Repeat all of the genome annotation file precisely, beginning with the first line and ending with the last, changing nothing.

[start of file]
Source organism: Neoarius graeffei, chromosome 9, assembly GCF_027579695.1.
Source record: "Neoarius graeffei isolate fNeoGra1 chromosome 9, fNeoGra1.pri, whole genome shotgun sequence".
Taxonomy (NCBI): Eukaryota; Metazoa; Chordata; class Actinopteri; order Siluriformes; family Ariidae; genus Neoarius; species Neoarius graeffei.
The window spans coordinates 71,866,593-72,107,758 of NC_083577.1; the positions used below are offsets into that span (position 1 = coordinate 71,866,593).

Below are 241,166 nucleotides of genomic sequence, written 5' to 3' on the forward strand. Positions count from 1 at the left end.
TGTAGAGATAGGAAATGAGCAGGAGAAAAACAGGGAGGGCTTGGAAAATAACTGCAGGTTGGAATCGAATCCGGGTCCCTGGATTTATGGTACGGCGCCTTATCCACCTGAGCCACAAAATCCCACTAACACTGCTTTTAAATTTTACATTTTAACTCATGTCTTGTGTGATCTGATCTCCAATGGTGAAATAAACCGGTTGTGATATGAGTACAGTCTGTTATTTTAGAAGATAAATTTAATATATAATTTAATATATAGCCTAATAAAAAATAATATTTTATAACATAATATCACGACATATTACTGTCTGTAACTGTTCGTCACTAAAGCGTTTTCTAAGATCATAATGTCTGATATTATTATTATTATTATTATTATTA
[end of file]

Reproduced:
Source organism: Neoarius graeffei, chromosome 9, assembly GCF_027579695.1.
Source record: "Neoarius graeffei isolate fNeoGra1 chromosome 9, fNeoGra1.pri, whole genome shotgun sequence".
Taxonomy (NCBI): Eukaryota; Metazoa; Chordata; class Actinopteri; order Siluriformes; family Ariidae; genus Neoarius; species Neoarius graeffei.
The window spans coordinates 71,866,593-72,107,758 of NC_083577.1; the positions used below are offsets into that span (position 1 = coordinate 71,866,593).

Below are 241,166 nucleotides of genomic sequence, written 5' to 3' on the forward strand. Positions count from 1 at the left end.
TGTAGAGATAGGAAATGAGCAGGAGAAAAACAGGGAGGGCTTGGAAAATAACTGCAGGTTGGAATCGAATCCGGGTCCCTGGATTTATGGTACGGCGCCTTATCCACCTGAGCCACAAAATCCCACTAACACTGCTTTTAAATTTTACATTTTAACTCATGTCTTGTGTGATCTGATCTCCAATGGTGAAATAAACCGGTTGTGATATGAGTACAGTCTGTTATTTTAGAAGATAAATTTAATATATAATTTAATATATAGCCTAATAAAAAATAATATTTTATAACATAATATCACGACATATTACTGTCTGTAACTGTTCGTCACTAAAGCGTTTTCTAAGATCATAATGTCTGATATTATTATTATTATTATTATTATTA